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A new study has found Australia ranks as one of the most inclusive nations in the world.
The global survey has also found migrants who become citizens, speak English and have jobs are more likely to be accepted as "real Australians" than the corresponding levels in other countries.
Australia's race-relations commissioner says the country sets a precedent for building multicultural societies in the world.
It has been 16 years since a man by the name of Keigo immigrated to Australia, arriving in Sydney.
And 16 years later, he says he still remembers how surprised he was at the acceptance he felt.
“I realised as soon as I arrived. I saw a lot of Asian people, or, you know, non-Caucasian people -- a lot of them. I didn’t expect that. I didn’t have any difficulty to be a part of this city.”
And a new study suggests he is not alone in those feelings.
The global survey by the French-based Ipsos Social Research Centre has found Australians hold one of the world's most inclusive views of what it takes to be one of them, in this case a "real Australian."
Ipsos's New South Wales director, David Elliott, says the results are not surprising.
“Because we’re a very multicultural society, we get exposed to lots of different cultures and lots of different religions. So what we find is we’re quite positive in regards to those things. So, it wasn't surprising that we were high on that inclusiveness index.”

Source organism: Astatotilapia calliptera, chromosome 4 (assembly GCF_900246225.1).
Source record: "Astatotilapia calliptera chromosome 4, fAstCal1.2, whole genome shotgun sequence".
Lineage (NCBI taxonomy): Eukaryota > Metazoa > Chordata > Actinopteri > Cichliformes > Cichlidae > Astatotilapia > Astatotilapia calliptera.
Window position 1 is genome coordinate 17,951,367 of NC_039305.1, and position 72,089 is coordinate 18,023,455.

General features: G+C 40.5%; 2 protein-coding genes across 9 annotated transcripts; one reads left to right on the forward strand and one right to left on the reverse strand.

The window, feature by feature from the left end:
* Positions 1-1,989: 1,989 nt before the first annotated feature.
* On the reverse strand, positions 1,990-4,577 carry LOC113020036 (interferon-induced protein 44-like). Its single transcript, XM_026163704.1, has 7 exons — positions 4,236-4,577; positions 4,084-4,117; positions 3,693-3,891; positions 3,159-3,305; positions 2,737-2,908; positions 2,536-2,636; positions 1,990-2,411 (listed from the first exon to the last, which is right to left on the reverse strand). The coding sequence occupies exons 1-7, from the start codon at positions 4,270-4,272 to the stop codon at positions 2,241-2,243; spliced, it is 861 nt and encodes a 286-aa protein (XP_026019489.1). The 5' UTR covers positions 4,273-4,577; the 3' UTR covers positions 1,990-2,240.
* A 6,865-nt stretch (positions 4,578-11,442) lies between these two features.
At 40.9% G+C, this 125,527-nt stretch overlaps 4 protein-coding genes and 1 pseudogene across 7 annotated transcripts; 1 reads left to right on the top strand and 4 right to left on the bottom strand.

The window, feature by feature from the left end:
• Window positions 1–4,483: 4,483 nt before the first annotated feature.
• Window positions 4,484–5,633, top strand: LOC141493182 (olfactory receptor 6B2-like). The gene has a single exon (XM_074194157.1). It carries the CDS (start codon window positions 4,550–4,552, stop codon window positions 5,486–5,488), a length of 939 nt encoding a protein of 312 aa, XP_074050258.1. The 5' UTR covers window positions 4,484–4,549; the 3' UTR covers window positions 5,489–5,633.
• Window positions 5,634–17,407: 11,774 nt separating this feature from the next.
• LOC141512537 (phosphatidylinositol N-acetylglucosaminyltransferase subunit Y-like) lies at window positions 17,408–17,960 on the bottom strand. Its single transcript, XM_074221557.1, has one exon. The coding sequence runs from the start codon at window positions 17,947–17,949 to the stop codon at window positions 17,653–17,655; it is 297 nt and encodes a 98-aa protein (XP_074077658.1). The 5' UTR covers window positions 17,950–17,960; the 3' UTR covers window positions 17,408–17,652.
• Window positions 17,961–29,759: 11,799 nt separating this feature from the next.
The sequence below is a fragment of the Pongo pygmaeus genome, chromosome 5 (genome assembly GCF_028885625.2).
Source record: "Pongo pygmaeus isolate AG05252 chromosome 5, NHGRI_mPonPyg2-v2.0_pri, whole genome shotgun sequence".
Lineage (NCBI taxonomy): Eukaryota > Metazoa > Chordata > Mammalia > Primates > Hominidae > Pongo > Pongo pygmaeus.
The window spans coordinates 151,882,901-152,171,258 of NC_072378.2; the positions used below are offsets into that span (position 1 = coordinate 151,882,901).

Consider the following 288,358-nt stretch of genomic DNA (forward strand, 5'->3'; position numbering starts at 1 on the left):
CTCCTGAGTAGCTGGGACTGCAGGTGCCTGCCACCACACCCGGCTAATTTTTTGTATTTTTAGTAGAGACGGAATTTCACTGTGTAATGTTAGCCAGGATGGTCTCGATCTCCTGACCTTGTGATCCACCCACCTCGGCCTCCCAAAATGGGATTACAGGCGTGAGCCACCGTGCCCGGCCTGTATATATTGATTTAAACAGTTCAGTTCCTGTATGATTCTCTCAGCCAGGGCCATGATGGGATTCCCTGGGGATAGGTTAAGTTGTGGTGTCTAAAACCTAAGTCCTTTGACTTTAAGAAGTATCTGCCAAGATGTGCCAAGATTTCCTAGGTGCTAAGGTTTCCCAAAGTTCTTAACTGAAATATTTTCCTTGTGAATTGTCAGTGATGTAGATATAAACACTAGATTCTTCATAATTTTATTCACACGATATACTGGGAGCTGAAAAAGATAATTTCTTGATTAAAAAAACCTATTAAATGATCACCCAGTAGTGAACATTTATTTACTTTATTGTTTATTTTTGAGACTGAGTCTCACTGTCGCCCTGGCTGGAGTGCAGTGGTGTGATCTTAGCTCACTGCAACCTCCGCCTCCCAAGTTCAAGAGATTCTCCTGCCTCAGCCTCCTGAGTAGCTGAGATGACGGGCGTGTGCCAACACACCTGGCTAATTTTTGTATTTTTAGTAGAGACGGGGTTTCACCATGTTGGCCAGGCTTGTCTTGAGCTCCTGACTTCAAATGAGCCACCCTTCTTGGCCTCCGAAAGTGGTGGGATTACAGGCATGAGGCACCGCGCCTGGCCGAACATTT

Canada and the United States topped the list of inclusive countries, followed by South Africa and France, with Australia ranking fifth for its overall inclusiveness.
The global survey looked at social acceptance of diversity as it applies to religion, immigration, sexual orientation and gender identity, political views and criminal background.
Federation of Ethnic Communities Councils of Australia director of policy Alia Imtoual has welcomed the findings.
"Australia is doing very well to include and welcome newcomers from a whole range of countries of origins, cultures, ethnicities and religious backgrounds."
Ms Imtoual says Australians generally are open to accepting diversity.
"Your ability to contribute meaningfully and sustainably, to be a valued member of the Australian family, is not contingent on factors such as your English-language proficiency."
But being able to speak English does help.
The survey has found respondents were more likely to accept people as Australians if they were fluent in English and had jobs.
But Mr Elliott, with Ipsos, says there is a surprising twist when it comes to self-perception.
“We also asked people, ‘Do you consider yourself a real Australian?’ So, whilst we still had a lot of people saying they do -- so that was about 80 per cent -- when you compare that to the responses from the rest of the countries we spoke to, that puts us in the bottom 10."
Still, Australia scores well overall.
In almost 70 years, more than 5 million people have become Australian citizens.
Australia's race-relations commissioner, Tim Soutphommasane, says Australia sets a great example for other countries looking to welcome diversity.
"It says that Australia is one of the most successful multicultural societies in the world, that we are a country that welcomes people from different backgrounds and that a 'real Australian' is not someone who has a certain race or ethnicity, it's got to do with the spirit in which you take part in the life of this nation."